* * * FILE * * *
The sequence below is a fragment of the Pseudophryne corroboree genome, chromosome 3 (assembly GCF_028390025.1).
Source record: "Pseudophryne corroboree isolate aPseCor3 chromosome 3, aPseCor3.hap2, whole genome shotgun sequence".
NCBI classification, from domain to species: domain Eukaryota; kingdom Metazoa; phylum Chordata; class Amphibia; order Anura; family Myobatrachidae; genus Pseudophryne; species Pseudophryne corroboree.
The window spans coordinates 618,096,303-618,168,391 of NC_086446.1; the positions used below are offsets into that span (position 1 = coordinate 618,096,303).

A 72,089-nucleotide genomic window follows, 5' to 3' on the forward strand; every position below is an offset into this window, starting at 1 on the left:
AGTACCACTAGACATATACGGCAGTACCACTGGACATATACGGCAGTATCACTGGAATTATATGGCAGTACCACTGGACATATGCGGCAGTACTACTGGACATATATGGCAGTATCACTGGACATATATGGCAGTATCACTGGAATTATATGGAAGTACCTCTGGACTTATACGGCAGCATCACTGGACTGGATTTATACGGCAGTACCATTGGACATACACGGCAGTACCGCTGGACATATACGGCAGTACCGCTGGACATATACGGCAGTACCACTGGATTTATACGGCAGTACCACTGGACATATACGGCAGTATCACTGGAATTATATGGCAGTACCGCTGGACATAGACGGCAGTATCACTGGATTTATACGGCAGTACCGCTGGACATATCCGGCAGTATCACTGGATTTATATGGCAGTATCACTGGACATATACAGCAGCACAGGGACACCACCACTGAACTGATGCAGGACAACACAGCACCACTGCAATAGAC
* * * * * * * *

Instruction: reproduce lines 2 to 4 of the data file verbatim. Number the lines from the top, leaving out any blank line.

Source record: "Pseudophryne corroboree isolate aPseCor3 chromosome 3, aPseCor3.hap2, whole genome shotgun sequence".
NCBI classification, from domain to species: domain Eukaryota; kingdom Metazoa; phylum Chordata; class Amphibia; order Anura; family Myobatrachidae; genus Pseudophryne; species Pseudophryne corroboree.
The window spans coordinates 618,096,303-618,168,391 of NC_086446.1; the positions used below are offsets into that span (position 1 = coordinate 618,096,303).